Tenured Twice

April 17, 2007

I received tenure. Twice.

Why would I subject myself to the scrutiny, anxiety, and pressures of the tenure process more than once? Simple. That is, it's simple given the clarity that comes with hindsight and, well, with tenure.

It took me getting tenure once to learn that I was a square peg and my department was a round hole. And a square peg doesn't fit in a round hole. Even with tenure. You would think that as a Ph.D. and a scientist I would be able to recognize that mismatch sooner. I mean, I do have some basic observation and analysis skills. But early on it was very difficult to apply those skills to myself and my career.

I believe that my situation is a common one in its fundamentals, although not in its details. While it's the details that make the story my own, it's the fundamentals that will resonate with tenured and tenure-track professors who read this.

Here's how I know: I recently participated as a "leader" (aka advice giver) in a faculty-development program for newcomers to the tenure track in my discipline. The program featured all sorts of formal advice sessions on the big three -- teaching, research, and service. And then there was time for the new faculty members to have one-on-one discussions with individual leaders.

We leaders introduced ourselves by describing what we each felt comfortable talking about in the one-on-one sessions. My spiel was that if you wanted to talk about having kids pretenure, about seeking balance between work and life, or about feeling like you didn't quite fit in your department, then I was your woman.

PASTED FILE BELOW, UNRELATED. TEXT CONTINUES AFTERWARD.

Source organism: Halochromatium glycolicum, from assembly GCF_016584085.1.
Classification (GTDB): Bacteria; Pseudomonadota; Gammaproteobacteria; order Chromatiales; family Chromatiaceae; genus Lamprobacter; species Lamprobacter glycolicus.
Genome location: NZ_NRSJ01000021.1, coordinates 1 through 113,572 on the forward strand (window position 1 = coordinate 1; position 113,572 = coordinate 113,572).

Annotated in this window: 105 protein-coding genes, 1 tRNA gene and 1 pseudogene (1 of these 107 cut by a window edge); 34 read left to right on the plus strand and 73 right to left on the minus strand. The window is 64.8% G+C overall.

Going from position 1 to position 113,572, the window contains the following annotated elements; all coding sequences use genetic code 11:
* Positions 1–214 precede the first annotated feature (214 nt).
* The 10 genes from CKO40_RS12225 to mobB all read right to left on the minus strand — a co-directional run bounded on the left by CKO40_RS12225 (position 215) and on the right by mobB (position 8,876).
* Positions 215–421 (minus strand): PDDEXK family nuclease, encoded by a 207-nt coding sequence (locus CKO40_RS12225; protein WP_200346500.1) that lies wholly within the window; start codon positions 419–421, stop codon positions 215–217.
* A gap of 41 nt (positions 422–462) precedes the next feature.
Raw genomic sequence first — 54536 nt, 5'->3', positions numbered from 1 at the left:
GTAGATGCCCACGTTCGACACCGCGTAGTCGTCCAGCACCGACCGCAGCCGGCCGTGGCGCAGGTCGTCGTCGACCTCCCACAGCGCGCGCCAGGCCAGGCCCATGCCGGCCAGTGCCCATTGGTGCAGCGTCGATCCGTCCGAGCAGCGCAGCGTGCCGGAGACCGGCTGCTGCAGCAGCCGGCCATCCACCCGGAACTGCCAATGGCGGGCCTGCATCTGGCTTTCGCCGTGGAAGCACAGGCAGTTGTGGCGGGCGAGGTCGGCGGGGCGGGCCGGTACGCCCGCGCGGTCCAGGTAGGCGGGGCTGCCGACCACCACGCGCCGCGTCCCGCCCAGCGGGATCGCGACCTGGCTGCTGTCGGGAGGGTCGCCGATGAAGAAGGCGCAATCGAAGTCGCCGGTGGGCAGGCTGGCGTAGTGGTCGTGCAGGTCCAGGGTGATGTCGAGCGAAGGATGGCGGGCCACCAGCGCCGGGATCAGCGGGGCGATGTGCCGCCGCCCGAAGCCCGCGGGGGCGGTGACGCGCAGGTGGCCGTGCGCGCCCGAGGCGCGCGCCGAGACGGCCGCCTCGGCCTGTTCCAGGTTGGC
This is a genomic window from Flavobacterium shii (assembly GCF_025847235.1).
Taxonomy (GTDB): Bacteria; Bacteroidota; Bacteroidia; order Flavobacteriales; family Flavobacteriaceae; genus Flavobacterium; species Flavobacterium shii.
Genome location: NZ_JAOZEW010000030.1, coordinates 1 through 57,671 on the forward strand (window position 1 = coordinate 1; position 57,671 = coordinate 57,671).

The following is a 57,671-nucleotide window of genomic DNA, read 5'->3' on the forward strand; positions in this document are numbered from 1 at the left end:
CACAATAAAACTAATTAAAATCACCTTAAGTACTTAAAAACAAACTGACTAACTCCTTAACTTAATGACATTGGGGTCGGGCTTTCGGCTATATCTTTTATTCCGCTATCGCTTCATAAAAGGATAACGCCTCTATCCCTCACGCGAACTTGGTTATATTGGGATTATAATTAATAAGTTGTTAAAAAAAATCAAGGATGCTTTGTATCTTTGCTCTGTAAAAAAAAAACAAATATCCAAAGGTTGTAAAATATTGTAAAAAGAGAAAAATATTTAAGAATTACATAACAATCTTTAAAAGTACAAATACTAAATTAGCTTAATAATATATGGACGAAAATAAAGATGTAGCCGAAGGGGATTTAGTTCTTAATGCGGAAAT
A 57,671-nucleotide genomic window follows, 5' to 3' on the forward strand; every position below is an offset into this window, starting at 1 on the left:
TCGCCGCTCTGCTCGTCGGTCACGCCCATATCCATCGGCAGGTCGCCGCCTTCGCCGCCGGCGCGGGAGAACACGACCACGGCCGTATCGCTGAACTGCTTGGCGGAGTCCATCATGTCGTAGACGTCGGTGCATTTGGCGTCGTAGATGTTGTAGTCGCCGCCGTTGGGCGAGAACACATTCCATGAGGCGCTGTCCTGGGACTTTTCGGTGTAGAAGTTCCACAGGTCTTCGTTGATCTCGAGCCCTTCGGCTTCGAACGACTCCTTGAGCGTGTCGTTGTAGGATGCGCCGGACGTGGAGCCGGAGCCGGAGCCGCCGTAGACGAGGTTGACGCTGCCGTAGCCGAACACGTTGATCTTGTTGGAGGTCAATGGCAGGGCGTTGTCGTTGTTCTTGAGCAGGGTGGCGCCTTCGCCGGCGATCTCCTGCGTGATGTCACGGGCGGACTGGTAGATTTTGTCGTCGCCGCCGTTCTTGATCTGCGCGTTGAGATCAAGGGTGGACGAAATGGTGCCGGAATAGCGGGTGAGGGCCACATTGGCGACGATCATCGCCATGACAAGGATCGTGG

People at the meeting flocked to me. What the participants wanted to talk about, more than anything else, was the notion of fitting in, or rather, feeling like they were not fitting in. One after the other the questions came: How do I know if I am in the right place? And if I feel out of place, what should I change?

Change comes down to two options, really. Stay where you are and make changes within your control to enable a better fit. Or leave and find a department that's a better match. Trying to fit in where you are by shaving off the rough edges means changing who you are in small or large ways. It means adapting to your environment. It is survival of the fittest, and it's a fine approach so long as it doesn't happen at the cost of your quality of life.

Leaving your department, on the other hand, means taking the risk of trying on a new environment and seeing how it fits.

So what was my first department like?

With hindsight, I can see that it was unquestionably an academically strong undergraduate science department populated by several excellent teachers and researchers.

But the department also had some characteristics that would have made good material for an academically themed television sitcom: We had a senior professor with a well-developed Queen Bee Syndrome and a former department chairman who refused to accept that his reign was over. We had a general atmosphere of sink-or-swim that extended from the faculty to the students. Most faculty members took the view that we had two tiers of undergraduate majors -- those who were important (i.e., the ones seeking "real" science careers) and those who were not (i.e., the ones oriented toward science teaching). Those characteristics alone made for some interesting, albeit dysfunctional, group dynamics.